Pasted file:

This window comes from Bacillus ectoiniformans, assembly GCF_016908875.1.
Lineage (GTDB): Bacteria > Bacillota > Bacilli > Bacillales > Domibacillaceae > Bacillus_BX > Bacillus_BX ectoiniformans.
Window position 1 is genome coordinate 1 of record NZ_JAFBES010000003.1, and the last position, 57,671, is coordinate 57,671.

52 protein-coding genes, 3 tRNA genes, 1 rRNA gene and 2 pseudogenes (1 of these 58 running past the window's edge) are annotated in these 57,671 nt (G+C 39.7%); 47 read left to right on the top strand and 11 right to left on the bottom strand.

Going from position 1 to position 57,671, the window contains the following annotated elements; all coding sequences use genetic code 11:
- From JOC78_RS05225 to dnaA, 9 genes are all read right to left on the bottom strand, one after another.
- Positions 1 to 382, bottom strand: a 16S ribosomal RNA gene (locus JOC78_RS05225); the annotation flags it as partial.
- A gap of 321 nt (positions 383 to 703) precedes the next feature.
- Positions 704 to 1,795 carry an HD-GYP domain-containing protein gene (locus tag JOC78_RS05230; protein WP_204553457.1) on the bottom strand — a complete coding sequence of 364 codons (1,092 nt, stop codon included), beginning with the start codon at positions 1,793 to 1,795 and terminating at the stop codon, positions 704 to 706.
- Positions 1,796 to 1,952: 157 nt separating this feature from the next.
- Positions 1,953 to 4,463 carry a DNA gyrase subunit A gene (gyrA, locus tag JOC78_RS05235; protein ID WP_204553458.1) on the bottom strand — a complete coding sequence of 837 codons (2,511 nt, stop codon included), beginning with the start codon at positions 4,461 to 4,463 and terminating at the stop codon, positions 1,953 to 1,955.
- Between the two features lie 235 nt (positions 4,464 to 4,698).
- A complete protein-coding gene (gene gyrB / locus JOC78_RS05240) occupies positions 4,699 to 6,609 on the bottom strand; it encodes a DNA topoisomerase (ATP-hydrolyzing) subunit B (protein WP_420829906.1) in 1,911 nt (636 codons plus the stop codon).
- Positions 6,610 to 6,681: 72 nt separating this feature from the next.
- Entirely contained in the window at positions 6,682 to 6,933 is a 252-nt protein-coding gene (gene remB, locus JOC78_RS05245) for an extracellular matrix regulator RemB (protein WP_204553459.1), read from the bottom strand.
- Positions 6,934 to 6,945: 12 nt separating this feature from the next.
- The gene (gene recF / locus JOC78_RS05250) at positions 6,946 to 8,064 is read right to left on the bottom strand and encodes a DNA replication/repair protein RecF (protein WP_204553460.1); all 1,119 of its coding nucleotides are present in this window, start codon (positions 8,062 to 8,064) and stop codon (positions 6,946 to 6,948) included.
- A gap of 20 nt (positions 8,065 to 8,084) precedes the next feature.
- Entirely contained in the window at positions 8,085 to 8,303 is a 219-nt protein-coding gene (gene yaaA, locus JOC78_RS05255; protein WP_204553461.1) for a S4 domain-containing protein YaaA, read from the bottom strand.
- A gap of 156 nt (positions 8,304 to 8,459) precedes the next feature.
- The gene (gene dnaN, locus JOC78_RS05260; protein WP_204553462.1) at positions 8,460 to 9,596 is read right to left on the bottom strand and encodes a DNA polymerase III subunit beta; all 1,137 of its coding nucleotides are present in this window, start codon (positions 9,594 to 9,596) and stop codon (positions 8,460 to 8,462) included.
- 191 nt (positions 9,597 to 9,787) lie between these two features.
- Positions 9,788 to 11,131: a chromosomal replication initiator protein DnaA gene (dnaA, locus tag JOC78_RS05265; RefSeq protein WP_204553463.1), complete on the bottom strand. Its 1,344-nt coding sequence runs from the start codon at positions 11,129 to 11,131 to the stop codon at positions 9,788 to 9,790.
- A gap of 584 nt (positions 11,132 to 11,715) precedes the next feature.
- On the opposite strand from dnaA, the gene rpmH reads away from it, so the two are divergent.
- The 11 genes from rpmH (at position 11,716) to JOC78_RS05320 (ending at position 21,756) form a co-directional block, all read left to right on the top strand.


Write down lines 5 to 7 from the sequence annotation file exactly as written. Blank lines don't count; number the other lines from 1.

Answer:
Going from position 1 to position 57,671, the window contains the following annotated elements; all coding sequences use genetic code 11:
- From JOC78_RS05225 to dnaA, 9 genes are all read right to left on the bottom strand, one after another.
- Positions 1 to 382, bottom strand: a 16S ribosomal RNA gene (locus JOC78_RS05225); the annotation flags it as partial.